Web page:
Home»OTT»Night Sky (Season 1) ‘Prime Video’ Review: J.K Simmons & Sissy Spacek Target The Tear Ducts In This Sci-Fi Drama

Night Sky (Season 1) ‘Prime Video’ Review: J.K Simmons & Sissy Spacek Target The Tear Ducts In This Sci-Fi Drama

Share this Article

Prime Video has really cemented their spot in the sci-fi genre by green-lighting a bunch of shows that know how to balance emotional drama and mind-bending sci-fi high jinks. You have Upload (2020-ongoing), Undone (2019-ongoing), The Boys (2019-ongoing), Hanna (2019-2021), and Outer Range (2022-ongoing). And all of them are absolutely fantastic. Now, it seems like they have yet another winner in their hands in the form of Night Sky (2022-ongoing).




Created by Holden Miller and Daniel C. Connolly, the eight episodes of Night Sky are directed by Juan José Campanella, Philip Martin, Shari Springer Berman, Jessica Lowrey, and Robert Pulcini. The show follows an old married couple, Franklin (J.K. Simmons) and Irene (Sissy Spacek) living in Illinois all by themselves with a massive secret in their tool shed. As shown in the trailer, there’s a hidden pathway leading to a chamber which teleports the couple to an observatory on another planet. That too quite literally. Franklin and Irene’s nosy neighbor, Byron (Adam Bartley) suspects that Franklin and Irene have a secret and he constantly tries to befriend them to know their secret. Things get chaotic when Irene finds a man named Jude (Chai Hansen) in the observatory. A story running parallel to this in Argentina features a single mother, Stella (Julieta Zylberberg) and her daughter Toni (Rocío Hernández). They are trying to live a normal life but a mission thrust upon them makes them realize that things are not going to be normal for them again.

And that’s all the plot-based stuff that can be revealed in this Night Sky synopsis. Everything beyond and around that is spoiler-y in nature and you should discover it on your own.

Night Sky (Season 1)

So, the first thing that you must keep in mind while going into Night Sky is that this is a science-fiction drama, with heavy emphasis on the drama. Franklin and Irene’s story is about understanding how much love is left in a relationship when a couple has been together for a few decades. Especially when those decades have been littered with the highest of highs and lowest of lows. What do you do when you realize that, after all these years, maybe the love you’re receiving isn’t proportionate with the love you’re giving? How do you grapple with the notion that, after all this time, you have to keep secrets to prevent your significant other from getting hurt? How do you stop your significant other from finding comfort in a place or from a person who you think is going to hurt them eventually? Above all, when death is knocking at the door, can you choose the time or wither away painfully? These are some of the questions that drive the plot of Franklin and Irene. And it’s explored beautifully by the writers, who ensure that you’ll start crying by the end of their arcs (for Season 1) and go give your aging parents or parental figures a hug.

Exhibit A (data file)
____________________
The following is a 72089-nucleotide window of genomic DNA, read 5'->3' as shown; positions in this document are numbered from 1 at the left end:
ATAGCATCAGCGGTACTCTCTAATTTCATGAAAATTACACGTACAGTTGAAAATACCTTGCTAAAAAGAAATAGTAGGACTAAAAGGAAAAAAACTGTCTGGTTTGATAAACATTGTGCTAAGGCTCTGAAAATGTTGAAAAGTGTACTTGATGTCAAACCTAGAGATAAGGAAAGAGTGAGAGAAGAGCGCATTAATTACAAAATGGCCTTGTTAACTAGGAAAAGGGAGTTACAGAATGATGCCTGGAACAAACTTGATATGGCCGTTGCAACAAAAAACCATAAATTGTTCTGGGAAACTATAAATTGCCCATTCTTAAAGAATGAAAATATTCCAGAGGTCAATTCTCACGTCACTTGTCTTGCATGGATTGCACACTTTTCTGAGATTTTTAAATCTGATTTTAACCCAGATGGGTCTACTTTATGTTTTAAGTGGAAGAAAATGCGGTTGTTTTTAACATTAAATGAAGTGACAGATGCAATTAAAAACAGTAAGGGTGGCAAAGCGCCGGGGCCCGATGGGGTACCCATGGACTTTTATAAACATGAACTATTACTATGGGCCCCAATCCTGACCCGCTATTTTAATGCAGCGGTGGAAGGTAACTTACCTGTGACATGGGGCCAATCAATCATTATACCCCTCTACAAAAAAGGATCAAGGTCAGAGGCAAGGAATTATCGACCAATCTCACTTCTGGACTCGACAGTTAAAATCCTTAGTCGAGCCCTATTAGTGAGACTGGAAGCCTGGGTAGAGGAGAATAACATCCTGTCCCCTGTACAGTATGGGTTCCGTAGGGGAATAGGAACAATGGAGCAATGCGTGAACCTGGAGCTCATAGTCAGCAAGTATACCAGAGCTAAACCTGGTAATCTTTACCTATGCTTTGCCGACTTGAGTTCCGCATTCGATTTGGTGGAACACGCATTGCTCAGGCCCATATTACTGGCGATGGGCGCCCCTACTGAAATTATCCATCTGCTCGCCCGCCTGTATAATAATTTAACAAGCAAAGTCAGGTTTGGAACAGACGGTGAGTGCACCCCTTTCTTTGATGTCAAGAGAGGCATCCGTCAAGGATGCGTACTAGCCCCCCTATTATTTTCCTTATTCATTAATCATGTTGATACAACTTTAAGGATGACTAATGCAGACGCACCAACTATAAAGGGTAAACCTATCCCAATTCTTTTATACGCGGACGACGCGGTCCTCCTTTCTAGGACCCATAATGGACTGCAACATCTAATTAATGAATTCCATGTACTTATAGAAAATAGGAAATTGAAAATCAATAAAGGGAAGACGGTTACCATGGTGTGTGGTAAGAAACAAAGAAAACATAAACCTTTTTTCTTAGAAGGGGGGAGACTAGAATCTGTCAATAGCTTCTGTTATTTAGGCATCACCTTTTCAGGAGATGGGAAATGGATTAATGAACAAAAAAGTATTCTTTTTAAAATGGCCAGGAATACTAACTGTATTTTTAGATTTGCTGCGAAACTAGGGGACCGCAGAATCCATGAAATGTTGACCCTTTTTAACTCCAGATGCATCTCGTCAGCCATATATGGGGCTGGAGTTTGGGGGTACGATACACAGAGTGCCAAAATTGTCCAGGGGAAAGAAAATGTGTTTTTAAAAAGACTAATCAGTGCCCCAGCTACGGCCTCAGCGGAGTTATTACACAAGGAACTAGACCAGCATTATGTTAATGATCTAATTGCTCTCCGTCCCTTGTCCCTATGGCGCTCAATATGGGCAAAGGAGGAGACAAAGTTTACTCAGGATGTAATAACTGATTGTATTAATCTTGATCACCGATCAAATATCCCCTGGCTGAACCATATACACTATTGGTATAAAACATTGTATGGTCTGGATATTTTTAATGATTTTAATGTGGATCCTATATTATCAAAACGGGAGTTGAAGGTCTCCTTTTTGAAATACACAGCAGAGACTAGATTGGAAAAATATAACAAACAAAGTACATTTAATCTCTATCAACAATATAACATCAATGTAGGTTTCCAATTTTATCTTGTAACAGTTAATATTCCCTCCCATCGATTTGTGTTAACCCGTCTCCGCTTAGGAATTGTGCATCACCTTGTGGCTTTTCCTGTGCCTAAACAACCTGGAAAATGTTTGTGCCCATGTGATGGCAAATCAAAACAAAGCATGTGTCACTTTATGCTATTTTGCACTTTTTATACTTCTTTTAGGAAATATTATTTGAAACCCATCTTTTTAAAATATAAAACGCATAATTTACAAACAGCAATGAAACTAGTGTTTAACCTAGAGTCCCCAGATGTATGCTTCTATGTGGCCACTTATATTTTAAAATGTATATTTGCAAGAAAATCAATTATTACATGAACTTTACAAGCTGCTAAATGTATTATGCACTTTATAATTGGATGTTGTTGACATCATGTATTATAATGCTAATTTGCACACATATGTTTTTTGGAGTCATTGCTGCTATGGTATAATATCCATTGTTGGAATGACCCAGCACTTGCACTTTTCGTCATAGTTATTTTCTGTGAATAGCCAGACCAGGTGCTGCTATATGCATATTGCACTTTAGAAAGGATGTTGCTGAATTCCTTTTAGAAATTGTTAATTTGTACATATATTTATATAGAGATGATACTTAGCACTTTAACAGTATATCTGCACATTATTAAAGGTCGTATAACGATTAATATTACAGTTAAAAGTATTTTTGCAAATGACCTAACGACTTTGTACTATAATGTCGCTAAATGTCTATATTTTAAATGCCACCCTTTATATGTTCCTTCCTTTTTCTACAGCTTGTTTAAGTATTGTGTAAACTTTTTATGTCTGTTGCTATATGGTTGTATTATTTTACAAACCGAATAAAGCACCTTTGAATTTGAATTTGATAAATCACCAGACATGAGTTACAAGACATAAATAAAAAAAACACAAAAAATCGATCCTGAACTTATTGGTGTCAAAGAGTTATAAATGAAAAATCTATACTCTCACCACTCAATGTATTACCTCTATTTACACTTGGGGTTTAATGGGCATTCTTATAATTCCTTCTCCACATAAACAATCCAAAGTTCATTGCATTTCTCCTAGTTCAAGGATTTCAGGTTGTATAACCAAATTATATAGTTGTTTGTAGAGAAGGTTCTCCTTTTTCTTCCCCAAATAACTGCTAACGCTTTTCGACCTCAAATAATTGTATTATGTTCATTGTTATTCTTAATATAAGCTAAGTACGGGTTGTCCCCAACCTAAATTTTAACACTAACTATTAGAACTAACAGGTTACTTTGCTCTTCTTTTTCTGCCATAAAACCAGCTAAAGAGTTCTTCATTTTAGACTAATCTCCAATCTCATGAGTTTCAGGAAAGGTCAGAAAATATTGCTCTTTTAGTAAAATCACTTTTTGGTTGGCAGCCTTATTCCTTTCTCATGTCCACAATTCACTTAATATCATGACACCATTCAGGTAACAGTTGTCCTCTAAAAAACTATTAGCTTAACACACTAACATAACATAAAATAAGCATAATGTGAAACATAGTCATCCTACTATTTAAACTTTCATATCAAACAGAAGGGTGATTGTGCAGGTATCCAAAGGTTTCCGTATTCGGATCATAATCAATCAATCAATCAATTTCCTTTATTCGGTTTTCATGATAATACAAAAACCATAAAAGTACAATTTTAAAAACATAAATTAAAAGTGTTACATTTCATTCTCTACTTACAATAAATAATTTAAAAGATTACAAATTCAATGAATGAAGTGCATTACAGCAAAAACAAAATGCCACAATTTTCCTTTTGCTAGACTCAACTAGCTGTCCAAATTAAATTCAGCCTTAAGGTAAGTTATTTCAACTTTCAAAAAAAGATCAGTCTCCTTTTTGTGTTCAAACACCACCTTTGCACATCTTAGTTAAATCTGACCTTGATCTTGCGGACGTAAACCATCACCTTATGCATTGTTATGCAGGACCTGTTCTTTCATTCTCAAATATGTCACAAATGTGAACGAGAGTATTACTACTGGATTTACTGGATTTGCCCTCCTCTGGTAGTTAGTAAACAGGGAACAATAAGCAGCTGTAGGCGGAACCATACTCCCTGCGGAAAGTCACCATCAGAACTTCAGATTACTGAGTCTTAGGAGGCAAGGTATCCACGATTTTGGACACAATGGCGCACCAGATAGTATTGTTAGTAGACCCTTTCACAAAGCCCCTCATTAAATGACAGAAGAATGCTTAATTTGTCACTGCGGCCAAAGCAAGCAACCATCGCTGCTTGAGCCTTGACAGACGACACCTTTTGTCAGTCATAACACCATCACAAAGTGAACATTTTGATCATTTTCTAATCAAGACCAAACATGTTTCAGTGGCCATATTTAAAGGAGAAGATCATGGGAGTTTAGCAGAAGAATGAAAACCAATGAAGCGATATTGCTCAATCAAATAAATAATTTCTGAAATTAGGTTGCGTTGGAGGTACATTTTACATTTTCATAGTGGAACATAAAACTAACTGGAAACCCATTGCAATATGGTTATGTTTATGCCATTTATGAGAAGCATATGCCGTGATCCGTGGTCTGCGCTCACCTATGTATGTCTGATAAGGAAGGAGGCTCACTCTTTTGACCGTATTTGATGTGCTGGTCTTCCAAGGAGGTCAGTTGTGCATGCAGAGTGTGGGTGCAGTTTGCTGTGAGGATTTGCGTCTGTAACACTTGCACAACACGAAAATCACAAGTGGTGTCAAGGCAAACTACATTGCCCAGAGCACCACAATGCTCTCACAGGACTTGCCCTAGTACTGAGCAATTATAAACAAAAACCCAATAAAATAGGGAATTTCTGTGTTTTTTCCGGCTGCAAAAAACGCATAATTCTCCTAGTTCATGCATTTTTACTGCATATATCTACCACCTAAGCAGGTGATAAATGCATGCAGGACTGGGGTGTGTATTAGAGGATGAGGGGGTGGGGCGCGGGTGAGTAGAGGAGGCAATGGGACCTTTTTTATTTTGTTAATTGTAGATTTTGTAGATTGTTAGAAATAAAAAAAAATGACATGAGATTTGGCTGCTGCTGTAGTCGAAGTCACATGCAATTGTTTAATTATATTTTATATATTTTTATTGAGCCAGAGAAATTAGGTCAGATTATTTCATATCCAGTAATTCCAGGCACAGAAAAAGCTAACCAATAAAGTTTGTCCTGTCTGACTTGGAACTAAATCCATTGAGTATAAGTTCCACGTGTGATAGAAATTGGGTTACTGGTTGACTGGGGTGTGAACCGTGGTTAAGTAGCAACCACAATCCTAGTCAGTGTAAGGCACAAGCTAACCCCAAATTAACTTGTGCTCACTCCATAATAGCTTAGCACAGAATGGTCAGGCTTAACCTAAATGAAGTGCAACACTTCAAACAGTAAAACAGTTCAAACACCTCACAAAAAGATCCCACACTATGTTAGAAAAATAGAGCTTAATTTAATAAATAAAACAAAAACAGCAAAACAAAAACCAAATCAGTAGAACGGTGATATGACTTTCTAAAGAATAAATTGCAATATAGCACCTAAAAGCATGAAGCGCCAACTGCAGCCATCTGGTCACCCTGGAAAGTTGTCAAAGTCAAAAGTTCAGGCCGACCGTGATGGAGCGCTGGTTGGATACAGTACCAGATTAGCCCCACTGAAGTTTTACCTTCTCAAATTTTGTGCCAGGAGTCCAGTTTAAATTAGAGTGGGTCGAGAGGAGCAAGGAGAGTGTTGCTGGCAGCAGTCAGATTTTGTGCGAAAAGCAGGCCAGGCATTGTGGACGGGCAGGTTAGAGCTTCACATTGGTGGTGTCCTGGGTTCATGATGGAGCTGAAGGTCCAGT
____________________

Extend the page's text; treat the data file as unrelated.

Jude’s story (without spoiling anything) is about finding parental figures, literally and metaphorically. Most of his backstory is very shrouded in mystery though. But like the science-fiction elements of Night Sky, Jude’s skeptical past doesn’t really matter as his relationship with Franklin and Irene takes the spotlight. So, after a point, you actively start to root for the fact that Jude’s past never surfaces and the bond he is forging in the present with Franklin and Irene gets stronger and stronger. Now, that is powerful storytelling. Stella and Toni’s arc is equally engaging. To explain it in the simplest terms, it is essentially Lady Bird (2017) in a sci-fi setting. And the reason why that comparison is valid is because of the prominent presence of faith and religion in the mother-daughter relationship, albeit in a different way as those two elements are used by Stella to distract Toni from her legacy. However, since the revelations around Stella’s past and her profession are inevitable, the very fabric of Toni and Stella’s kinship is put to the test.